The Covid situation in Australia has deteriorated in recent months after the conservative NSW government allowed it to spread (after a lax approach to quarantine – privatising the service). For the last 9 weeks or so I have been stuck in another state, away from home, and wondering when I could get back across the border again. Well yesterday I finally acquired a travel permit to cross the border between NSW and Victoria and 10 hours later (by car) I am now back at home. So I am catching up on things this afternoon (with two computer monitors – yeah) and there will be no formal blog post. But there is some music. Back tomorrow.
Music – for travelling
Sometimes you need to really concentrate on a new album and play it several times to appreciate the nuances and subtlety of the performance by the artist(s) and the mastering by the producer.
So a long road trip, when no-one else is in the vehicle and volume can be adjusted to suit the single taste (loud in this case), is a pretty good platform for accomplishing that aim.
It was released last year (July 31, 2020) and was “inspired by the Universal Declaration of Human Rights”.
This article (June 25, 2020) – Max Richter Announces New Album ‘Voices’ – provides some background about how the readings were organised and sourced.
The album has a voiced section (with various readings) and then the voiceless version of the music.
Here is the full album, which uses what Max Richter refers to as a “negative orchestra” (“nearly all basses and cellos”).
At some stages in the album you think you hear a deep rumbling – one of the deepest sound the human ear can hear I suspect – and it is a very stark background to the negative orchestra.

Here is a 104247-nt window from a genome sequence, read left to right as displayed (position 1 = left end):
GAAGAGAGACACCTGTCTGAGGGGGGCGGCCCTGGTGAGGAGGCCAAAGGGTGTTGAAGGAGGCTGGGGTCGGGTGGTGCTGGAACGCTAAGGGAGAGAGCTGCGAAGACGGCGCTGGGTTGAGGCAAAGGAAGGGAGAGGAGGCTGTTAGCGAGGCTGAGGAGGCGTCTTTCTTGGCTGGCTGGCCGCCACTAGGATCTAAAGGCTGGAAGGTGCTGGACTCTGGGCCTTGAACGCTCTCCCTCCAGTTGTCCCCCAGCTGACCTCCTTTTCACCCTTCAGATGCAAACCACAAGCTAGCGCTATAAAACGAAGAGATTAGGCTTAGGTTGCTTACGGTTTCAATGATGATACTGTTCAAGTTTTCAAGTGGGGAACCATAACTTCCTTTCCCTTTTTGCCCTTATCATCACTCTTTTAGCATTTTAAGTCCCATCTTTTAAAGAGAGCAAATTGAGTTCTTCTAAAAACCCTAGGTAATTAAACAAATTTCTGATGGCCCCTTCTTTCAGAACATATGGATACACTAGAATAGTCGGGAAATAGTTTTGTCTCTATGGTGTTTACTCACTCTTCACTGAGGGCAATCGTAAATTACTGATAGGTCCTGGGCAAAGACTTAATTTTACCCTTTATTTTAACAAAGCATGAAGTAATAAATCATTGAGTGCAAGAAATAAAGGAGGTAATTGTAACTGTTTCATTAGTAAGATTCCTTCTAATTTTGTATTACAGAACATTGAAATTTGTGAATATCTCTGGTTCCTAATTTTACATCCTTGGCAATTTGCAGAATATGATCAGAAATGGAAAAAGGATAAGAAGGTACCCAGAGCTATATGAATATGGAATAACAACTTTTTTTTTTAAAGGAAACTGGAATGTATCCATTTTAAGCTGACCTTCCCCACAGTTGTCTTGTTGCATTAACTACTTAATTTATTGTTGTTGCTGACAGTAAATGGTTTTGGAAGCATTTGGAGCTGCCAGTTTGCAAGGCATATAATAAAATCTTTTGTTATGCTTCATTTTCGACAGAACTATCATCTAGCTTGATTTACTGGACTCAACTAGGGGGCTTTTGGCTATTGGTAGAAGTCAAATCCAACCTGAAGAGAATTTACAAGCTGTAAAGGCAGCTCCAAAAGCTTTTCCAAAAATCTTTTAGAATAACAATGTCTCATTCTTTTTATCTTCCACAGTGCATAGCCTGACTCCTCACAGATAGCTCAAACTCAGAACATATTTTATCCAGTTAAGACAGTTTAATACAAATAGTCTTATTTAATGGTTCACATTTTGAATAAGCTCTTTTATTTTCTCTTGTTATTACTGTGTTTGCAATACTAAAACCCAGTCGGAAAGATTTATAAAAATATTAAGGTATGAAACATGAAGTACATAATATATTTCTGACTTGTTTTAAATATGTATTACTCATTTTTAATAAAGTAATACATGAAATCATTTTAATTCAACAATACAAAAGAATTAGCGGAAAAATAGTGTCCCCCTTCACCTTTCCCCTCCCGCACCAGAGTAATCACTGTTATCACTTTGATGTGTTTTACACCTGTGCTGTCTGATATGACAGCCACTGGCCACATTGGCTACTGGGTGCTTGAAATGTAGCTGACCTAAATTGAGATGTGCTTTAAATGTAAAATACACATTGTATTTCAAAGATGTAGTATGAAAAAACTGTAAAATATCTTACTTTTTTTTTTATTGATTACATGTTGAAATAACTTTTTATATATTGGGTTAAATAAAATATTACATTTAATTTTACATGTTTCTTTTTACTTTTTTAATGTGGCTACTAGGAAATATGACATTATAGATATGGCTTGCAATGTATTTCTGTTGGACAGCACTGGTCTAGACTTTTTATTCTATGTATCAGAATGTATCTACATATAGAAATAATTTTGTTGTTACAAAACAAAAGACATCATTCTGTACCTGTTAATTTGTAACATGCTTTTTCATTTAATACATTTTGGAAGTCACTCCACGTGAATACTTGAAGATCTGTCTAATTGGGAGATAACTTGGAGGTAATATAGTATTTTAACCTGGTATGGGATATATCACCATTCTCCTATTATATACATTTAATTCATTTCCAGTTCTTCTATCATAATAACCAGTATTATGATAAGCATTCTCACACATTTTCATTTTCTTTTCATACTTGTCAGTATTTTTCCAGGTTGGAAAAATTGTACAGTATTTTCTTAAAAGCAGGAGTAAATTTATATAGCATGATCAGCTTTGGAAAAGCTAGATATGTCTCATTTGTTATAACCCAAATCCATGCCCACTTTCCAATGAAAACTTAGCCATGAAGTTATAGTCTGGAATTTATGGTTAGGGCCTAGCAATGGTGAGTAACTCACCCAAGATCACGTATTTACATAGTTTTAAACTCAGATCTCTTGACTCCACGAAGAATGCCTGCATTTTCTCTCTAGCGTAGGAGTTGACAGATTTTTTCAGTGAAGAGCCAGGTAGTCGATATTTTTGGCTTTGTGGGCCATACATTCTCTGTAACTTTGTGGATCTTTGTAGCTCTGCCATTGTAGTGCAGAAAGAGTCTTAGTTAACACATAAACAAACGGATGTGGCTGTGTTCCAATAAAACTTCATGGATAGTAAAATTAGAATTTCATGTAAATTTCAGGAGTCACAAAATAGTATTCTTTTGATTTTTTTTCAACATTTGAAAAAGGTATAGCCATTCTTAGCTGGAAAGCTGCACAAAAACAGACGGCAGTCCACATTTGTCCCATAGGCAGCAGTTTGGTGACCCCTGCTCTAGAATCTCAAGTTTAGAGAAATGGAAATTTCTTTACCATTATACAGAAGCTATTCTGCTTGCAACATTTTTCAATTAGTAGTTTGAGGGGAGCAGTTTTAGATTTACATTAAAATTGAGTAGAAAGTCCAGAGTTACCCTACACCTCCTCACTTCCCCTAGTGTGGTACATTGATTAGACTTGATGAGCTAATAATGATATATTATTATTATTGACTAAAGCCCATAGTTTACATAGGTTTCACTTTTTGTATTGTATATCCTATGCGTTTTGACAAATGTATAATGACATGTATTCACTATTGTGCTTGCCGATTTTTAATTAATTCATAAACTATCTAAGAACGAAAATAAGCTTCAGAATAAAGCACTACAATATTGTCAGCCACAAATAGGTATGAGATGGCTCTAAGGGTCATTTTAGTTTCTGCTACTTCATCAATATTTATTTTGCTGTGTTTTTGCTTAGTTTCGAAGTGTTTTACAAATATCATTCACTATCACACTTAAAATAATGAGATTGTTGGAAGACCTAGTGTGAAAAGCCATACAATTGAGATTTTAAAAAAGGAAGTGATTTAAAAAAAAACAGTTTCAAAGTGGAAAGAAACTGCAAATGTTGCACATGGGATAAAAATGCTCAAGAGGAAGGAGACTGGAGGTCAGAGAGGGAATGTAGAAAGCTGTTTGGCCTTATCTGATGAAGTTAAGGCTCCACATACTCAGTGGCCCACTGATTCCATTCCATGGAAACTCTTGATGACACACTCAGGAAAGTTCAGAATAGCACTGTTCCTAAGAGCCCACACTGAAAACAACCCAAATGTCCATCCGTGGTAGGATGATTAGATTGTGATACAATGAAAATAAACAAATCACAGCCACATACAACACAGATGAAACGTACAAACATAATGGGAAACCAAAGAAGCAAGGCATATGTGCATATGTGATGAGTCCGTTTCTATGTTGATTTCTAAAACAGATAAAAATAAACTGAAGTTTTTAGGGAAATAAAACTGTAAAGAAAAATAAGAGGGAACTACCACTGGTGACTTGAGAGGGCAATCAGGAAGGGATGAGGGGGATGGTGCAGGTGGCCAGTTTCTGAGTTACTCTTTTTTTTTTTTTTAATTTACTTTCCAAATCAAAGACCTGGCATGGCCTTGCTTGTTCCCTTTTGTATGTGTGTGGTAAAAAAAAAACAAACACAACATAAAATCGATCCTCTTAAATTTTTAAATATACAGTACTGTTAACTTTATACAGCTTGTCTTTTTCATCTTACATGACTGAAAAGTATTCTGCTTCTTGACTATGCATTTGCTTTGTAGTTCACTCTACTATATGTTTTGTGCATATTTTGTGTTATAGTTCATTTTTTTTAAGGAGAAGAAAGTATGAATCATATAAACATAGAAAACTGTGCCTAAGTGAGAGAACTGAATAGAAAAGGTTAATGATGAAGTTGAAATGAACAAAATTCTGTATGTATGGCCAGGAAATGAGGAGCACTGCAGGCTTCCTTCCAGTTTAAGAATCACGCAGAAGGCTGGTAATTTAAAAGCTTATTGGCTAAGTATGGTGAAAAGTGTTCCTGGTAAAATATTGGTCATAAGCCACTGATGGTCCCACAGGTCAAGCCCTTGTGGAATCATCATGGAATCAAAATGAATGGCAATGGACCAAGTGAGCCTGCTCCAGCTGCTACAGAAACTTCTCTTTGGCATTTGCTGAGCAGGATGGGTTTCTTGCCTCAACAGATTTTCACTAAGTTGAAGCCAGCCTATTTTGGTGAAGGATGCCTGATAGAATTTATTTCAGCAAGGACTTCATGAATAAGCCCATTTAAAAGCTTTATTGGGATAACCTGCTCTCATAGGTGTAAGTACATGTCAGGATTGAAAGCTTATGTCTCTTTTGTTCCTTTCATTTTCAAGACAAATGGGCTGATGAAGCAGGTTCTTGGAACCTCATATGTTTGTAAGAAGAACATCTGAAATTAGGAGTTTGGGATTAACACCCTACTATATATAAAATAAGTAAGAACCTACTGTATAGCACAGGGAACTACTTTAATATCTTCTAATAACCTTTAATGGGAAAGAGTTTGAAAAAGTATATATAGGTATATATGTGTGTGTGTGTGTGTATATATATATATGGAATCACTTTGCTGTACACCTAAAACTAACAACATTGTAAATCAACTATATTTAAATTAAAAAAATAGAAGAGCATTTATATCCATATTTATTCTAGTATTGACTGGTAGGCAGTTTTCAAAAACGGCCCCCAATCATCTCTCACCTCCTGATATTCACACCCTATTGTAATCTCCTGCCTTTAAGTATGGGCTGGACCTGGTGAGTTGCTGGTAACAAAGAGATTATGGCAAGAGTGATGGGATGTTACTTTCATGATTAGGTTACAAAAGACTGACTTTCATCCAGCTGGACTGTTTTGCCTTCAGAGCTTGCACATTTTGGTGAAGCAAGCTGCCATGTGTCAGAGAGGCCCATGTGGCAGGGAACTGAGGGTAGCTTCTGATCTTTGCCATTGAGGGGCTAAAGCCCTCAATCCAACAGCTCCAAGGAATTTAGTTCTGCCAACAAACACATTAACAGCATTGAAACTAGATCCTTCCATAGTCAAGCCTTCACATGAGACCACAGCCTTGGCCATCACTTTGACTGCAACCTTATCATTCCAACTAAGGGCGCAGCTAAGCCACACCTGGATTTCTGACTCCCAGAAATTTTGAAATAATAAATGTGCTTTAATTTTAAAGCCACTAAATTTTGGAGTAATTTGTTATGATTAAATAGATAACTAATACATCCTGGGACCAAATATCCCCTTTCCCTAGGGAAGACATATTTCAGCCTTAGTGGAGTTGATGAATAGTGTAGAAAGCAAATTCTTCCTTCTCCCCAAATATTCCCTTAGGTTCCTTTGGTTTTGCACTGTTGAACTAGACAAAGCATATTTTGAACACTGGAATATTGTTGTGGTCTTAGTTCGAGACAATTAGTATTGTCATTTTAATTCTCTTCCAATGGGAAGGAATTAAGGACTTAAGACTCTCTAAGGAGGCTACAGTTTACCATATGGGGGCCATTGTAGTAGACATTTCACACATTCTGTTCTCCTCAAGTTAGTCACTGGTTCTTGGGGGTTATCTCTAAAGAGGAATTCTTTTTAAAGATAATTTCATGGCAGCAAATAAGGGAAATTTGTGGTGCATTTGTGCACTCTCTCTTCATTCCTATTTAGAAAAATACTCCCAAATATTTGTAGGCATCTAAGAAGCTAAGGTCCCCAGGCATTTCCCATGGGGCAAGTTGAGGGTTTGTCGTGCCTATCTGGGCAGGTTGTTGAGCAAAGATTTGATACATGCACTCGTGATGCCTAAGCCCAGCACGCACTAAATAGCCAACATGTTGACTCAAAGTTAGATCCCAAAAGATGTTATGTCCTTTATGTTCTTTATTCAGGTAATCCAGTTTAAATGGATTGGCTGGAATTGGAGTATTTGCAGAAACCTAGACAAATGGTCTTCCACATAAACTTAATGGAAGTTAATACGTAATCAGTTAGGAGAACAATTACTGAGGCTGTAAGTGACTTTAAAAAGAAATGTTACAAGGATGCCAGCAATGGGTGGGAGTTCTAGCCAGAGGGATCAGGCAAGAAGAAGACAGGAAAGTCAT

The whole album is 56 minutes then repeats in voiceless mode.
My favourite track is Mercy with the solo violin played by – Mari Samuelson.
Mercy begins at 48:51 and then at the end of the second version of the album.
A breathtaking way to spend 10 hours driving a car I can tell you.
Here is a short video from Max Richter explaining the motivation of the album and its meaning.
He always has a very sound and progressive intent behind his music.
He commented on the album:
I like the idea of a piece of music as a place to think, and it is clear we all have some thinking to do at the moment. The Universal Declaration of Human Rights is something that offers us a way forward. Although it isn’t a perfect document, the declaration does represent an inspiring vision for the possibility of better and kinder world.
He goes further in this NPR interview (August 2, 2020) – Composer Max Richter On ‘Voices,’ A New Album That Envisions A Better World.
Here is a review of the album from British Gramophone – Richter Voices.
That is enough for today!
(c) Copyright 2021 William Mitchell. All Rights Reserved.